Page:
If you’re getting started with healthier lifestyle choices – or even if you’ve been trying to make changes for a while – here are five easy steps to reduce toxins in your home:
1. Green your cleaning products.
By law, manufacturers are not required to list all the ingredients in their cleaning products. And there are no penalties for companies that do not report harmful ingredients or alert consumers to potential health hazards.
The simplest way to avoid toxic cleaning products is to use safe ones. Since ingredients aren’t listed on commercial products, the safest (and cheapest) way is to make your own. It’s actually quite easy to make your own cleaning products with just a few basic and affordable ingredients, like water, castile soap, baking soda, vinegar, lemon juice, hydrogen peroxide, and salt.
- Baking soda works wonders. As a natural abrasive, it gently scrubs surfaces while deodorizing.
- Vinegar also is incredibly effective as a disinfectant and deodorizer. I had to get used to cleaning with a vinegar smell, but fortunately, the odor disappears once dry.
- In the bathroom, sprinkle baking soda on a wet sponge to clean your sink or bathtub. Rinse with a little vinegar to remove any of the soda’s residue.
- You also can sprinkle the baking soda in your toilet, scrub with a brush, and then rinse with vinegar. My favorite way to clean my toilet is by sprinkling baking soda in and adding a squirt of peppermint castile soap. The toilet gets sparkling clean, and my bathroom smells fantastic.
- Mildew in tile grout disappears by spritzing on rubbing alcohol.
- Hydrogen peroxide also is a nontoxic disinfectant. Instead of wiping off my toilet with bleach, it’s just as easy – and so much safer – to wipe it off with hydrogen peroxide instead.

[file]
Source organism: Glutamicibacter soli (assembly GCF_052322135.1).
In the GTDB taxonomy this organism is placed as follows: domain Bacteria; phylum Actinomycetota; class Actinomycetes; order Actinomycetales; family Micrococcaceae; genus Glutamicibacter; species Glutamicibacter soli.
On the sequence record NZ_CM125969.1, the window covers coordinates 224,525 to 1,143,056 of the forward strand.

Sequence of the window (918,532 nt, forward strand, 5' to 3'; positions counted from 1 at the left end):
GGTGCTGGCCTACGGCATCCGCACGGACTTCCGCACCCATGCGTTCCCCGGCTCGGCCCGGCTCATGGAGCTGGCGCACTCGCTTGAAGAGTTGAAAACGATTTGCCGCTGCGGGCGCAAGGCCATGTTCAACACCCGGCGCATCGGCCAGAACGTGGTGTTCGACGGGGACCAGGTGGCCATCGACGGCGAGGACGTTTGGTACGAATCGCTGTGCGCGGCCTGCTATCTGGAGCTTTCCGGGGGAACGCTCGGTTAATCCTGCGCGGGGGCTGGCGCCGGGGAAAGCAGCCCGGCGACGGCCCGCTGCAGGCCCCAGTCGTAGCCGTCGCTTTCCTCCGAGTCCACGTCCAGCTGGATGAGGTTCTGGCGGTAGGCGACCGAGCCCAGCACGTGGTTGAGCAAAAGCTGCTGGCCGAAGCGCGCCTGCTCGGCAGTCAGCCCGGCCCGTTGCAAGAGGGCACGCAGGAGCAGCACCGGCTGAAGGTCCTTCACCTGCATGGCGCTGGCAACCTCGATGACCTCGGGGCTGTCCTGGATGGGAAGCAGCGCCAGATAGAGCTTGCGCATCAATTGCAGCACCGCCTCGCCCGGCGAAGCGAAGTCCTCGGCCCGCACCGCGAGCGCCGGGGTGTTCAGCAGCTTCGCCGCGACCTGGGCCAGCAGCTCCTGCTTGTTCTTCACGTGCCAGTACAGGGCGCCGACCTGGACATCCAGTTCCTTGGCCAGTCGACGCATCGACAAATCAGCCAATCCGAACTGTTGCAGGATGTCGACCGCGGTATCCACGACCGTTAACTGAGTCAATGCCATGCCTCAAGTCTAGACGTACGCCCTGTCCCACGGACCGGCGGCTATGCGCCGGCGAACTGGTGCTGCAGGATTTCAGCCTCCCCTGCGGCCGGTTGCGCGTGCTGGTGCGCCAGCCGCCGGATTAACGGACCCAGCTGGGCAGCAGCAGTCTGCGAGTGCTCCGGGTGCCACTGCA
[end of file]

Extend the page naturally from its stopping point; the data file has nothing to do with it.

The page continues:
- In the kitchen, you can mix baking soda with lemon juice or vinegar for an effective scrubbing paste. Or, dilute one part vinegar with one part water for an all-purpose cleaning spray.
- To clean stainless steel, use baking soda and vinegar.
- You also can scrub a dirty sink – or a pan with caked-on food – with salt.
- To easily remove crusty foods stuck in pots, boil water in the pot along with baking soda; if all the food doesn’t come off the first time, try once more.
Did you know that air inside a home can be two to five times more polluted than outside a home? It’s true – and it’s not difficult to believe when our homes are filled with sprays and residues from toxic cleaners.Indoor air pollution can cause or exasperate asthma, respiratory tract infections, allergic reactions, congestion, coughing, dizziness, eye and skin irritations, fatigue, headaches, nausea, and sneezing.The easiest and most affordable way to combat air pollution is to open windows in your home for at least thirty minutes each day. (When it’s freezing cold this winter, I think I’ll just crack the windows in my bathroom and kitchen.)
3. Choose safe personal care products.
Like cleaning products, manufacturers aren’t required to disclose the ingredients in personal care products. To avoid buying lipstick full of lead or a tube full of mercury-tainted mascara, check out the Environmental Working Group’s Cosmetics Database before buying any cosmetics, soap, shampoo, toothpaste, deodorant, or sunscreen.
4. Skip processed foods.
Whether they’re organic or not, processed foods are NOT the healthiest food choice. Choose fresh produce, meat, and dairy products. And when shopping, stick to the perimeter of the store for the freshest selection. (If you don’t walk past the processed products in all of the aisles, you won’t be tempted to buy them. Because let’s face it: non-organic, highly-processed and highly-refined chocolate cupcakes in a box can look pretty tempting if you’re shopping when you’re hungry.)
5. Choose organic when possible.
Earlier this month, Stanford University scientists announced that organic fruits and vegetables are no more nutritious than non-organic fruits and vegetables. Both organic and non-organic produce have the same nutrients.
That’s good news, because it proves that any kind of fresh produce is healthy.
But there are at least two very important reasons to pay extra for organic food. First, organic produce isn’t treated with pesticides. Personally, I’m always looking for ways to protect myself and my family from exposure to pesticides.
Read about other easy steps you can make at Healthy Child, Healthy World.
Today, I’m linking up with:
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